Western New York Heritage

McLeod's Hotel & Exchange Street - c. 1930

McLeod's Hotel and Restaurant, a well-known railroad hotel, corner of Exchange Street and Wells, downtown Buffalo.

McLeod's office and lobby.

McLeod's dining room.

The Exchange Street view of McLeod's. Why would a hotel renowned for its menu and always packed with travelers appear here like a rooming house?

Because McLeod's was directly across the street from the New York Central Exchange Street station. These images were taken after the opening of the new Central Terminal in East Buffalo in 1929. The downtown businesses that depended on overnight railroad travelers were immediately devastated. Within two years, McLeod's closed, the Broezel Hotel at Seneca and Wells also closed, numerous buildings were demolished on the west side of Exchange Street, and the old Matthews-Northup building was demolished. The Exchange Street station itself was torn down in 1935, leaving only platforms for the few remaining commuter trains that stopped daily.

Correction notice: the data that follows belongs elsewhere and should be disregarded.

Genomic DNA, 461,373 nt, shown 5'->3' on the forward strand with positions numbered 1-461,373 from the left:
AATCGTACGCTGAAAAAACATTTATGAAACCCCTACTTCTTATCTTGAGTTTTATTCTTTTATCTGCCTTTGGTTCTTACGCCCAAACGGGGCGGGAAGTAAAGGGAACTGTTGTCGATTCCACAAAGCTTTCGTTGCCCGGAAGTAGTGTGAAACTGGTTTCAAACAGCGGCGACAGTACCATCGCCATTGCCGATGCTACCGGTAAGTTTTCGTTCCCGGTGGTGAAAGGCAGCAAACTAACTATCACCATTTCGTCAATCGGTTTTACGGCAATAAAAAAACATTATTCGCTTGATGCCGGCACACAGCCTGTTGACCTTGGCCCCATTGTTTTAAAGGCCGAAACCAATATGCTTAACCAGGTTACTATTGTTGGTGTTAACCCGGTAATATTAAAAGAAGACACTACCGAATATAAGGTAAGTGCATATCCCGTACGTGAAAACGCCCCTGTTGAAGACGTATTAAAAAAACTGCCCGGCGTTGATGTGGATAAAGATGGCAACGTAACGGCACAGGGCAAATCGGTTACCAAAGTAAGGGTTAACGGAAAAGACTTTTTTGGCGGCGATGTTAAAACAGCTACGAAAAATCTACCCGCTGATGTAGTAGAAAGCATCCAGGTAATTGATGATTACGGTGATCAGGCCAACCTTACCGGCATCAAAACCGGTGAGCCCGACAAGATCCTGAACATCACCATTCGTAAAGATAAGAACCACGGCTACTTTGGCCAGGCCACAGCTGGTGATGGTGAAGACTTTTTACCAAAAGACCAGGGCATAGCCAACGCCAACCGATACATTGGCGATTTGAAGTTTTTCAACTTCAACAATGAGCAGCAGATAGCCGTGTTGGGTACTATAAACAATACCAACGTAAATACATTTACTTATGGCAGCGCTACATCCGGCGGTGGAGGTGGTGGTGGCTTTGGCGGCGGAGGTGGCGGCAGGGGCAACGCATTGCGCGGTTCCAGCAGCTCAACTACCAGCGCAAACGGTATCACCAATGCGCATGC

The New York Central Exchange Street terminal was opened in 1854. It was less designed than evolved, with parts being added on as need for space necessitated. This scene is a busier 19th century image.

View of the station and train sheds.

The only sentiments expressed at the terminal's demise were of past historic moments that were obliterated with the decaying structure.

1900 map of the McLeod's and Central Terminal neighborhood. The red-shaded building is McLeod's; the green-shaded structure is the Exchange Street NY Central terminal. Visible also is the Hotel Broezel at Seneca and Wells. Not labeled is the other building sharing the block with McLeod's, the large square structure; it is the Heywood-Wakefield plant, also featured as a photo-of-the-week here.